Maybe an ordinary day isn’t ordinary after all

Last Sunday’s Mystical Poetry Love Fest exceeded all our expectations. The four presenters–Nancy Barton, Neale Lundgren, Diana Wentworth and I–had a delightful time. Based on the feedback, I feel certain the sixty-eight souls listening around the world did too. Special kudos to Jude in Perth who kept herself awake in the 3AM hour by reading poetry to her cat, Thomas.

But, as so often happens, the person who got the biggest AHA may well have been me. Via Diana Wentworth. Or rather, via Anne Sexton.

Nancy and Neale and I read our many favorites from Hafiz and Rumi and other long ago poets. But Diana kept bringing us into the present with modern poets–poets many of us didn’t know or didn’t recognize as “mystical.” There was one poem in particular that left everyone on the Love Fest in stunned silence. The topic was “What is mystical poetry really all about?” Nancy and Neale and I shared some pretty lofty stuff from professors and Hafiz and William Blake, but Diana capped the conversation with this jewel:

Welcome Morning

There is joy
in all:
in the hair I brush each morning,
in the Cannon towel, newly washed,
that I rub my body with each morning,
in the chapel of eggs I cook
each morning,
in the outcry from the kettle
that heats my coffee
each morning,
in the spoon and the chair
that cry “hello there, Anne”
each morning,
in the godhead of the table
that I set my silver, plate, cup upon
each morning.

All this is God,
right here in my pea-green house
each morning
and I mean,
though often forget,
to give thanks,
to faint down by the kitchen table
in a prayer of rejoicing
as the holy birds at the kitchen window
peck into their marriage of seeds.

So while I think of it,
let me paint a thank-you on my palm
for this God, this laughter of the morning,
lest it go unspoken.

The Joy that isn’t shared, I’ve heard,
dies young.

~ Anne Sexton ~
The Awful Rowing Toward God

When Diana finished reading the rest of us sputtered something about our morning coffee being changed forever. And indeed, when I went downstairs on Monday morning, my kitchen glowed through my new eyes. I blessed my kettle, praised my orange cup, thanked God profusely for my ten-year old french press. I thanked my frig for chilling the cream and blessed the farmers and roasters who magically deliver Italian roast to my cupboard. Then, as I inhaled that first exquisite sip, I closed my eyes and thanked Diana for bringing us Anne Sexton and Anne Sexton for changing my ordinary morning into a temple of gratitude.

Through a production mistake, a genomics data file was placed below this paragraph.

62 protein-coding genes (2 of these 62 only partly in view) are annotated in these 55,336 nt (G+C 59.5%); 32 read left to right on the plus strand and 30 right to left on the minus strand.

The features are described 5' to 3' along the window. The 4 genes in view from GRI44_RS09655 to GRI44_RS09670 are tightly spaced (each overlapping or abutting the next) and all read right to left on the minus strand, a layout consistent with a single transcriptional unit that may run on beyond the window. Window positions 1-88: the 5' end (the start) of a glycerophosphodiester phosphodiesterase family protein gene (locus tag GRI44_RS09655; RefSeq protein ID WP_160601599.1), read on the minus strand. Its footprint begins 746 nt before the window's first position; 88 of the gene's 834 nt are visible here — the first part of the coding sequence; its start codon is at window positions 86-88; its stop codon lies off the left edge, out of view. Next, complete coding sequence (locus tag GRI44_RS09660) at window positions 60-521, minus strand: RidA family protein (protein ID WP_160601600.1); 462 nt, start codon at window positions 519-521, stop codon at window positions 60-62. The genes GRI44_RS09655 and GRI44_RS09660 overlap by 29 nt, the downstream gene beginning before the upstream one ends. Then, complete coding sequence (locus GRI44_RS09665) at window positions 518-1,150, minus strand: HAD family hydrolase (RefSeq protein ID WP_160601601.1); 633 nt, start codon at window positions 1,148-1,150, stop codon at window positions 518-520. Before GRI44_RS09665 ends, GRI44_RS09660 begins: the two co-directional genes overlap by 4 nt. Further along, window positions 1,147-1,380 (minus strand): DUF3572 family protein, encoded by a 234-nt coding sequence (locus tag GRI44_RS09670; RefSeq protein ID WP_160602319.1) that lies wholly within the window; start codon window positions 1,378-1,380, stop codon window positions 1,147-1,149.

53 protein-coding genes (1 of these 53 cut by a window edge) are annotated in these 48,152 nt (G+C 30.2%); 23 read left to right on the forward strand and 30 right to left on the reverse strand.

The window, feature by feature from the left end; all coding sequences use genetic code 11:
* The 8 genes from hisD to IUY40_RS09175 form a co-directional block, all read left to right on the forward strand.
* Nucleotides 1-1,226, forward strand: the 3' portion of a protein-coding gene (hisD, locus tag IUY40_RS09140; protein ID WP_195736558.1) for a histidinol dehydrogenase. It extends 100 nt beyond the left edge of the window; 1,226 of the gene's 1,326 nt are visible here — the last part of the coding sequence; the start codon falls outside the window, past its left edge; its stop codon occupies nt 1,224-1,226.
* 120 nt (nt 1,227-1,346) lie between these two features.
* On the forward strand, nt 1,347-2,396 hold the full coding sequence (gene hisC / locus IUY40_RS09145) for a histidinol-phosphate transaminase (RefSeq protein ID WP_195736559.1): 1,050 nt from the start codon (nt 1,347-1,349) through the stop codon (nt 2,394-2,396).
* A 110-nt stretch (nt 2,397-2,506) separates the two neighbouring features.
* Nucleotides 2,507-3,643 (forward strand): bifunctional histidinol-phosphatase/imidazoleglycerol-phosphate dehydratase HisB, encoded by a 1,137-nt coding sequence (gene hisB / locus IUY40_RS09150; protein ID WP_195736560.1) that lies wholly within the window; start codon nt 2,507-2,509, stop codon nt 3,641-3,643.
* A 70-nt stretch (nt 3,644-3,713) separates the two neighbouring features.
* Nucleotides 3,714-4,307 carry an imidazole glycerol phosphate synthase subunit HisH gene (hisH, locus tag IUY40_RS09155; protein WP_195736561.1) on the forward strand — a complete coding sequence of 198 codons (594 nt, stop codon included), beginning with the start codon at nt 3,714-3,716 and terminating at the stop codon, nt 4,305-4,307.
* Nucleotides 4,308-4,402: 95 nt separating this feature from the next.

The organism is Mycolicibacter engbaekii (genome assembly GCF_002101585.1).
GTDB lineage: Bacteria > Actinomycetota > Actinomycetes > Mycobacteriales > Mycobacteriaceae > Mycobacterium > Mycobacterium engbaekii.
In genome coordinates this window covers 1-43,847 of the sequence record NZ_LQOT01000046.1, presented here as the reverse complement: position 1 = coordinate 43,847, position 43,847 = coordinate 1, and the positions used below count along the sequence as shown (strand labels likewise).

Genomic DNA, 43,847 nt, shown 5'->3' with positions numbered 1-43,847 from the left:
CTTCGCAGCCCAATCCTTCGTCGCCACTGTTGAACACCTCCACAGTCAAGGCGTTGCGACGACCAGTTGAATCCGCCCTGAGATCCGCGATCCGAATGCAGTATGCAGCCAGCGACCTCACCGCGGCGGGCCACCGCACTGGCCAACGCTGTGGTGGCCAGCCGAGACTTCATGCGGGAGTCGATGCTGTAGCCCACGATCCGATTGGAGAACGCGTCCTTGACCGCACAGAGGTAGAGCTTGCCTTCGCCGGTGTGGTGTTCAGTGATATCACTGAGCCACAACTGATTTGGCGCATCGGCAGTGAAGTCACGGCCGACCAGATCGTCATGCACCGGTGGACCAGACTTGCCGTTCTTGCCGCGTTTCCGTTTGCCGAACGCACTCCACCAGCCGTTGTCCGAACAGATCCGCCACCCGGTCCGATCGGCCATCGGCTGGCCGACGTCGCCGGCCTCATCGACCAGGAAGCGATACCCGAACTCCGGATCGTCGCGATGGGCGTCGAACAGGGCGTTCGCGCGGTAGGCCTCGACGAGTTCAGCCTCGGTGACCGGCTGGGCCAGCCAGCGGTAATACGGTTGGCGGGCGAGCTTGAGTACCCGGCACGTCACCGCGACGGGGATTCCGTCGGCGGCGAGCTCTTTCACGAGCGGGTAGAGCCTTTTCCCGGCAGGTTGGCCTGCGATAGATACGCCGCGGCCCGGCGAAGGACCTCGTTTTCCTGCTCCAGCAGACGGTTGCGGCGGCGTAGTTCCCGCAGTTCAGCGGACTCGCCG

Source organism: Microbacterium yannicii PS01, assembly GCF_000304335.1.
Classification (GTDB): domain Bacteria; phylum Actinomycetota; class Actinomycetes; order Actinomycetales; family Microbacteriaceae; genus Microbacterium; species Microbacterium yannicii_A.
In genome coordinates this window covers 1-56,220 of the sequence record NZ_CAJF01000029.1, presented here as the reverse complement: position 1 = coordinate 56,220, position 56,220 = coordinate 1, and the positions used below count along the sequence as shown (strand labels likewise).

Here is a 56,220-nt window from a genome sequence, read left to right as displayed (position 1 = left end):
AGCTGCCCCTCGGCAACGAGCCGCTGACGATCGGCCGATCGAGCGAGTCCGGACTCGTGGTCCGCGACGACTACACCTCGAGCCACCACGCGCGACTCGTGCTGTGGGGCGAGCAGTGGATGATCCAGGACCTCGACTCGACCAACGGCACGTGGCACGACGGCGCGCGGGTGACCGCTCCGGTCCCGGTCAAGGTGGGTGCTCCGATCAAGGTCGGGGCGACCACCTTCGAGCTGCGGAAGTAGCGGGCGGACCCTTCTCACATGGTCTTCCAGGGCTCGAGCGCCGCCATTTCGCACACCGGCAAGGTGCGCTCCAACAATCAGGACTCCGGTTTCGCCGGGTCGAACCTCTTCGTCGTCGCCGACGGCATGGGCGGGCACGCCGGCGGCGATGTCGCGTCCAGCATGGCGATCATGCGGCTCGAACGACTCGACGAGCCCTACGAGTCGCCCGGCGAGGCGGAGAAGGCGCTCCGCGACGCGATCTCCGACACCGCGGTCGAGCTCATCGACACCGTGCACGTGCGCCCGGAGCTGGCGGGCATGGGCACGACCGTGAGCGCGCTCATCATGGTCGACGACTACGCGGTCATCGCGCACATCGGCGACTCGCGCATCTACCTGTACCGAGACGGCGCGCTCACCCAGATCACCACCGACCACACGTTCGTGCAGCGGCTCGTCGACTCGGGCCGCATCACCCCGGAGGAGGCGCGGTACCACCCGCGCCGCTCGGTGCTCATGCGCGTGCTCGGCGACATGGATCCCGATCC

But why stop at breakfast, I thought. I spent the whole day seeing my bed, my sheets, my office, my computer, my windows, my walls–everything–through Anne Sexton eyes. Welcome morning. Welcome afternoon. Welcome night.

If you’ve ever wondered what mystical poetry is about, this is it. It’s all God, it’s all love, it’s all life, it’s all joy. And the only response is THANK YOU.

If that feels good, turn around and look at the room where you are right now. Look at it through Diana Wentworth eyes, through Anne Sexton eyes, through your own divine eyes–and see the joy.

What do you see?

December Plan Day 13: Saying Thank You before you say Please

How many times did your mother tell you to say thank you when someone gave you something? Your wild child’s eyes were pasted to the thing–the bright shiny thing–or the food, the gooey yummy food, the ball, the chocolate, the book…whatever was hovering a few inches before you. But before you could grab it, your mother’s voice would slice into the air between you and the thing, and she’d say, “Say, thank you.” You’d mumble it, fast perhaps, but the words would come out, and once they did, you could have what you wanted.

Of course, there were those other times, when your bizarre great aunt, the one with the bright red lipstick and the strange smell and the very odd gifts, gave you something you really didn’t want, but still the insistent voice said, “Say, thank you.” And you did. And the strange thing was suddenly yours, too.

By the time you were four you knew the world runs on thank you. Please and thank you. If you want something, say please. Before you take it, say thank you.

So, let’s be four again. Let’s look at all the gifts you received in 2009. All of them. Even the “but I don’t want this” gifts. As you stare at your calendar or pour your story onto the page, see the gifts, name them, jot them down until you have a nice long list: The Gifts of 2009.

Then, sit with your list and say, “Thank you.” Thank you for the luscious things–the raises, the invitations, the payments, all the lovely people who said yes. And, thank you for the sorrows, the frustrations, the dead ends, the rejections, the people who said no.

Thank you for all of it. The whole thing. The whole story. The whole adventure. Why? Because it is your story. It is the expression of your soul on earth. It is why you’re here. Why you came. What your soul wants to experience, learn, know, become. As the Tao says: Everything is a movement toward your wholeness. Everything. Not just the good stuff. Everything. So say thank you. You are one year further along in your journey to wholeness. And that’s a very good thing.

Soon, you’ll be saying Please to call in the magical gifts of 2010, but for today, your job is just to say thank you for how your story unfolded in 2009.